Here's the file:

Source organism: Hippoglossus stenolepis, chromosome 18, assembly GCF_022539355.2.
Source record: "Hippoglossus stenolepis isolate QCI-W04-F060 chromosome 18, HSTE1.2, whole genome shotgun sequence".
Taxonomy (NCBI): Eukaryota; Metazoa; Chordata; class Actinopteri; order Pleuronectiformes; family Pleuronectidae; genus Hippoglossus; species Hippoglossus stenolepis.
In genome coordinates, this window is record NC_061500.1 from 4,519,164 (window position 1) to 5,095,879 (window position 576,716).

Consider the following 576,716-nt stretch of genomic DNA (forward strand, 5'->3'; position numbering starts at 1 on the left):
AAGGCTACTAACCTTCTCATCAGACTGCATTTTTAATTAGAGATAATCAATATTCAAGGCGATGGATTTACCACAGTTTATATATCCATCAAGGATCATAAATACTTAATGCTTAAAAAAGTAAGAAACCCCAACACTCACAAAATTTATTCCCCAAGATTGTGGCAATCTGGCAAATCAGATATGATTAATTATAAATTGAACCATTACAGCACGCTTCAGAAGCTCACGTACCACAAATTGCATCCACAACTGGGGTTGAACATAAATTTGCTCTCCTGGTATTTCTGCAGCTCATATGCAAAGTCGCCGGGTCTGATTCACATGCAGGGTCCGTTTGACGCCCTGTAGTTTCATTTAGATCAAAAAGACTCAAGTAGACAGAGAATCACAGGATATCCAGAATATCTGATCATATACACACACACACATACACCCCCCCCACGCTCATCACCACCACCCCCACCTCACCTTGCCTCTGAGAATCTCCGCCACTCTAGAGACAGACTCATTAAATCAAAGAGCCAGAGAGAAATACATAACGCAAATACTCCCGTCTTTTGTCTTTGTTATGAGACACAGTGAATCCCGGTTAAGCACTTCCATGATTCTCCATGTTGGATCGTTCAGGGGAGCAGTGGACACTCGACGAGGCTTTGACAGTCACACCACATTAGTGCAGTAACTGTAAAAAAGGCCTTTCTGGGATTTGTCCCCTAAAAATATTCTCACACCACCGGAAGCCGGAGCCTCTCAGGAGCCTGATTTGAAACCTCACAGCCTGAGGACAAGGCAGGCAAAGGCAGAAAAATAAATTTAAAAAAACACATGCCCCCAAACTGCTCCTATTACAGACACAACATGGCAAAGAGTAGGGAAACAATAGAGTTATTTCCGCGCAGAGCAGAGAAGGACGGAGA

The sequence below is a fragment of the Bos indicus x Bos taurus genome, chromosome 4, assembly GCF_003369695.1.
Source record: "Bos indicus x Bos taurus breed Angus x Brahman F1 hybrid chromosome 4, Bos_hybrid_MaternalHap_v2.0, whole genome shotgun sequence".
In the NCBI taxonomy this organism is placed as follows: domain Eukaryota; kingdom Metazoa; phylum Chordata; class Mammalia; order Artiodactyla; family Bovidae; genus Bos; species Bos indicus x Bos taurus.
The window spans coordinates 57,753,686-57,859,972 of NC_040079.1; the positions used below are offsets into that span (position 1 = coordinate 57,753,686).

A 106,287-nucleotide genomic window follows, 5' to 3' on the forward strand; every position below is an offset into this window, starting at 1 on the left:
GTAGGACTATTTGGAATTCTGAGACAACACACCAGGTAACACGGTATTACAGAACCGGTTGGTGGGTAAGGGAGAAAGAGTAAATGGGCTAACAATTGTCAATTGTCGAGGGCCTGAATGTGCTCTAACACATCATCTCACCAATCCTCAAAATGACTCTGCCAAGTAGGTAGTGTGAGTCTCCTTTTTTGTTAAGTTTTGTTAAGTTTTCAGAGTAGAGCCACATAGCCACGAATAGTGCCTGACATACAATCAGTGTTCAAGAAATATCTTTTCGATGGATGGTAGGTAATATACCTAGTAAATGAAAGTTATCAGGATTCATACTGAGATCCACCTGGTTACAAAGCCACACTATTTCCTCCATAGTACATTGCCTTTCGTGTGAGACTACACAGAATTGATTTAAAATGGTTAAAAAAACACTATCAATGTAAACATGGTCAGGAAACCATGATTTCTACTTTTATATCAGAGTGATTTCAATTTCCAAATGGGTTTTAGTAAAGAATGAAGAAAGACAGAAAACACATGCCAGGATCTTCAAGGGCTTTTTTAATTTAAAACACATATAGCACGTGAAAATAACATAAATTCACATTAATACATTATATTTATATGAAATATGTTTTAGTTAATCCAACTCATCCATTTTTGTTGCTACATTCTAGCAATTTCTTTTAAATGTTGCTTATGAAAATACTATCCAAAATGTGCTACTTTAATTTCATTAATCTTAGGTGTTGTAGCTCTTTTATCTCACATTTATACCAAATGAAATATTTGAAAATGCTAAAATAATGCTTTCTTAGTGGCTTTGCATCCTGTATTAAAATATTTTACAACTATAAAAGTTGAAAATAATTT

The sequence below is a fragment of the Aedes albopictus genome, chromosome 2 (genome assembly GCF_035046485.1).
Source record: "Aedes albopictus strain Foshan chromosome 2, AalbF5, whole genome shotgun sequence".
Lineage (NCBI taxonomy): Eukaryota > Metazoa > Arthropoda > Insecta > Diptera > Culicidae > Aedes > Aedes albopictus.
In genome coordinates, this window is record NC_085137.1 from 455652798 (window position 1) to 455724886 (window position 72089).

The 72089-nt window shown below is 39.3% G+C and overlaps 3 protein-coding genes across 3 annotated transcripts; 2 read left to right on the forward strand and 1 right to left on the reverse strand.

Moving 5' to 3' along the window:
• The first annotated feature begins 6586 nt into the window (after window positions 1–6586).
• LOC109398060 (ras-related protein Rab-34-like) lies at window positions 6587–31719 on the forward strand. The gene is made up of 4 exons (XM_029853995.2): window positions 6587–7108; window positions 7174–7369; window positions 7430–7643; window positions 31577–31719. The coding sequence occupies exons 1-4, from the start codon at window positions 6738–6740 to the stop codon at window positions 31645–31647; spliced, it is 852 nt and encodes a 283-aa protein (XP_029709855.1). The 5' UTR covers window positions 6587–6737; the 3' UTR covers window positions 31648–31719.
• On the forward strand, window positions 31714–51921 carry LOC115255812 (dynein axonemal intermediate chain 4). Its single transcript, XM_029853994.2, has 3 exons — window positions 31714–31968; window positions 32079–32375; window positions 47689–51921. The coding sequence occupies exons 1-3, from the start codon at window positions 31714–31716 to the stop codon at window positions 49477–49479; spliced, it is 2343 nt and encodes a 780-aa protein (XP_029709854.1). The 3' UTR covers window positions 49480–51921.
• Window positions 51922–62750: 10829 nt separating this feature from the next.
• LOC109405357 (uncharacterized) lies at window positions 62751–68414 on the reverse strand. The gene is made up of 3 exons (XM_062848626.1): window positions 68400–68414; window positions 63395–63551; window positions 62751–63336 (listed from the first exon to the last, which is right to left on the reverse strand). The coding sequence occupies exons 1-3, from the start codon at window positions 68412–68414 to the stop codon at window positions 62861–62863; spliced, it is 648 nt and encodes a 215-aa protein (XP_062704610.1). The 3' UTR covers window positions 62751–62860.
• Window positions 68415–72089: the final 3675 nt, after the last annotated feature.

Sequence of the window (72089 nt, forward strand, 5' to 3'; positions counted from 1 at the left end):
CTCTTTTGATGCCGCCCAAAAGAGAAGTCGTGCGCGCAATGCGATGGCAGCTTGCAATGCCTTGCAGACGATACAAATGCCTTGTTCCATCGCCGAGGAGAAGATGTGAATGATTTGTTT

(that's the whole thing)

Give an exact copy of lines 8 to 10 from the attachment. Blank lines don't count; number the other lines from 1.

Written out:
Source record: "Bos indicus x Bos taurus breed Angus x Brahman F1 hybrid chromosome 4, Bos_hybrid_MaternalHap_v2.0, whole genome shotgun sequence".
In the NCBI taxonomy this organism is placed as follows: domain Eukaryota; kingdom Metazoa; phylum Chordata; class Mammalia; order Artiodactyla; family Bovidae; genus Bos; species Bos indicus x Bos taurus.
The window spans coordinates 57,753,686-57,859,972 of NC_040079.1; the positions used below are offsets into that span (position 1 = coordinate 57,753,686).